And you’ll rise up together through your career. What jobs will you do on your way up? As discussed, you’ll start in the mailroom. Or as an intern. Your life will be pretty rough. Next is being an assistant, likely for an agent. You will be tasked with making sure that your boss’s office runs perfectly smoothly. You will answer your boss’s calls, you will listen in on those calls in order to take notes, you will schedule his or her meetings, you will make sure he has the script he needs to read for that meeting tomorrow, you will make sure he has a reservation, or that he gets into a premiere. Your job is to make your boss’s job easier. It sounds easy but it isn’t. First of all, there’s a good chance your boss won’t treat you too great. So that complicates things. Second of all, there’s a lot to handle, and at a very fast pace. Putting a name on a call log is a simple task. But think about it, so are shooting layups in basketball. And if you had to shoot 100 layups quickly in a row all while getting screamed at, there’s a good chance you’ll miss one. But don’t you dare drop a call. Because an angry boss is an even meaner boss.
Next up the food chain are assistants for producers or studio executives. It’s pretty much the same job as being an assistant for an agent, but you’ll be answering less calls, and reading more scripts. These jobs are a little better because you’re getting a little closer to actually being creative.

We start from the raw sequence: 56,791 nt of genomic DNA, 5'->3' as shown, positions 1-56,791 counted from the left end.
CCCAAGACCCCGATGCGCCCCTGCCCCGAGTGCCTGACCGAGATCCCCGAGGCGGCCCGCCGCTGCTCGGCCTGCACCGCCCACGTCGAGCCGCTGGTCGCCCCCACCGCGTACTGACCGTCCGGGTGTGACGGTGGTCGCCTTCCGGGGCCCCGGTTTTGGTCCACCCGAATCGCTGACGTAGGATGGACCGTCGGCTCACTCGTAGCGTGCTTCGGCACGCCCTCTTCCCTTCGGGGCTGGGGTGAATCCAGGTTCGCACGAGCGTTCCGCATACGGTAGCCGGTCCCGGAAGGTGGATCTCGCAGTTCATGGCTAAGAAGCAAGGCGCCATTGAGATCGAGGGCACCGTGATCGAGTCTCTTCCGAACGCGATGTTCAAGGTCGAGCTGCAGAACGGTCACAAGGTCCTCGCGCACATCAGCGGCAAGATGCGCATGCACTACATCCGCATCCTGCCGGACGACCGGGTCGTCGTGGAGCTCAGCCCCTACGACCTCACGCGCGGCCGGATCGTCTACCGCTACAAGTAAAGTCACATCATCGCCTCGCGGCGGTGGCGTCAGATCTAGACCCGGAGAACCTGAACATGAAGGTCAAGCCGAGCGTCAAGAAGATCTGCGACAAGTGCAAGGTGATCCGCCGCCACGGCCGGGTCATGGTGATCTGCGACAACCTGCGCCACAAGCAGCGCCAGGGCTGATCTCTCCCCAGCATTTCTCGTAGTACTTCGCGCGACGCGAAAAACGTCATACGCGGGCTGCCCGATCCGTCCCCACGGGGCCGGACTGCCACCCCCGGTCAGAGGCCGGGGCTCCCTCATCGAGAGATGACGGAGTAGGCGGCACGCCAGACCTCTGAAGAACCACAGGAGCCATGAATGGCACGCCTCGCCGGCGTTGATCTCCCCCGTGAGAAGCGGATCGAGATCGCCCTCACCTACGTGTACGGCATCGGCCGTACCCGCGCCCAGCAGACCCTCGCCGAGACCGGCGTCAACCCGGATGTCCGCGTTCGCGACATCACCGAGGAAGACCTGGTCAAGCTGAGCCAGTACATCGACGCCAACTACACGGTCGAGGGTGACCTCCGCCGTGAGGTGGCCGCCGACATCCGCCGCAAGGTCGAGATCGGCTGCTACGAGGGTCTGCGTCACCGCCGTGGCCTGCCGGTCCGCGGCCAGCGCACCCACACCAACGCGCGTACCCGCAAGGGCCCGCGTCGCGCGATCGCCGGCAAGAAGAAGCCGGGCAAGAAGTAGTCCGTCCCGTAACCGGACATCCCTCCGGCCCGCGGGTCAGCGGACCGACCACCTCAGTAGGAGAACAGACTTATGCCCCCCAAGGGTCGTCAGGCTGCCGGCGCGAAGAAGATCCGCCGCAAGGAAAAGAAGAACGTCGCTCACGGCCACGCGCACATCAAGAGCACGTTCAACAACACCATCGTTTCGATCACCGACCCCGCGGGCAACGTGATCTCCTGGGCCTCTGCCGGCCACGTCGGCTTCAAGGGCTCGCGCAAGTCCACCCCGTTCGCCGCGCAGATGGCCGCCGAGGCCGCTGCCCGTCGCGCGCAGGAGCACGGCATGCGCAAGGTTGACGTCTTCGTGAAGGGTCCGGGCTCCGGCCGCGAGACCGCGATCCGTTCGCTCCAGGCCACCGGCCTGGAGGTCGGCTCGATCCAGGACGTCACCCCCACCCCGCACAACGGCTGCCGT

Next is being a creative executive. These jobs are pretty hard to get. Many a smart dude is unable to make that jump from assistant to CE. Each time one of these jobs becomes available the word quickly gets out, and before you know it there’s about fifty people trying to get the interview. You won’t get promoted to being a CE overnight. Plan on being an assistant for about five years. After a very long interview process I was fortunate when my boss Nina Jacobson gave me a CE position back in 2007. It’s one of the best things that has ever happened to me. When you do get the job then you better start working, man. You need to read every script that you can because part of your job is to make writers lists for your company’s projects. You also need to type out notes for each project draft that comes in order to give to the writer so that he or she can improve the script. You occasionally need to meet with writers, directors, or actors to develop stories or just on a general basis, and then you basically have to be up to date with everything that’s going on around town. It’s like being a spy! Only instead of trading top-secret information about a foreign nuclear program which could protect your country and save millions of lives, you’re trading info like what director just got hired for the new ALVIN AND THE CHIPMUNKS movie. So I guess it’s not really as high stakes as being a spy.